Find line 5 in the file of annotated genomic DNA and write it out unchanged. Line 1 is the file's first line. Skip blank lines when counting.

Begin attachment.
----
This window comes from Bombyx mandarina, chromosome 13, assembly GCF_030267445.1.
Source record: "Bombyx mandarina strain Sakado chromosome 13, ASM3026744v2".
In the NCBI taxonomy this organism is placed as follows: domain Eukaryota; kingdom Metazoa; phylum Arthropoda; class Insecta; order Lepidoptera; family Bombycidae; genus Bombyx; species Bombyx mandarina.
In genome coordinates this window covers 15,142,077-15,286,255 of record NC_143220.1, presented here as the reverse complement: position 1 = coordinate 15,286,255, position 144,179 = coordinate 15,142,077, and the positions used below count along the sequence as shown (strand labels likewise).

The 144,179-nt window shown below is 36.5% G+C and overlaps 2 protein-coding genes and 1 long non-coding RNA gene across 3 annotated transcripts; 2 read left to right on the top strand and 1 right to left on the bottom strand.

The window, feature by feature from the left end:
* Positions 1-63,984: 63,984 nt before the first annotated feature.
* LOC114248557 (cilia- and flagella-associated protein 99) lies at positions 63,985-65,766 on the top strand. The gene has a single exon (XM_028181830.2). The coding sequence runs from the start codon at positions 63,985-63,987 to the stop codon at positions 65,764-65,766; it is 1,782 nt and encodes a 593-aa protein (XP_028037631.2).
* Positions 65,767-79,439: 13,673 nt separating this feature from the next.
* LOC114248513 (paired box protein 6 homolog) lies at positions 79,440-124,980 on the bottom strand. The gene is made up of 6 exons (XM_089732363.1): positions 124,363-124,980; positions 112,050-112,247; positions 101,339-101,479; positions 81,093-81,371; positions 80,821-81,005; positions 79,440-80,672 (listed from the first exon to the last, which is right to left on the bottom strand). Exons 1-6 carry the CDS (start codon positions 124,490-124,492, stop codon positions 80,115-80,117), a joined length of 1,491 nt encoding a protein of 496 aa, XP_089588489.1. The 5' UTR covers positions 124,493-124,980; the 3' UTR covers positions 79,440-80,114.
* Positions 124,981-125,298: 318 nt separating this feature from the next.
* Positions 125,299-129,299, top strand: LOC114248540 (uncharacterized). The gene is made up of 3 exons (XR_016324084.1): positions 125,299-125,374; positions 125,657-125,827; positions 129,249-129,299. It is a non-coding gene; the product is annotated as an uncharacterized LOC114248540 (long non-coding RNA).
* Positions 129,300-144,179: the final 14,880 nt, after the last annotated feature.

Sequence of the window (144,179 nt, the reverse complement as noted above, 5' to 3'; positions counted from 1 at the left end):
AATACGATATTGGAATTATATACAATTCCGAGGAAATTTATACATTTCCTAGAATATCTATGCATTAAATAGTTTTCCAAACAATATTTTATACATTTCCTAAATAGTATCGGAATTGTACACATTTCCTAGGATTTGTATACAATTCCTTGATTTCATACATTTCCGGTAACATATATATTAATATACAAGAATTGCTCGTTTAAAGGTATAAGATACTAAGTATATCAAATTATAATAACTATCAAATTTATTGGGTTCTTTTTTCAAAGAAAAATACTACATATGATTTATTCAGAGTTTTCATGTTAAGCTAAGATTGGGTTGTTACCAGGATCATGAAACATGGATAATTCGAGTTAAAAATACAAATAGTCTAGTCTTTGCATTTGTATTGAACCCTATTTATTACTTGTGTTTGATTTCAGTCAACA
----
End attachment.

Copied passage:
The 144,179-nt window shown below is 36.5% G+C and overlaps 2 protein-coding genes and 1 long non-coding RNA gene across 3 annotated transcripts; 2 read left to right on the top strand and 1 right to left on the bottom strand.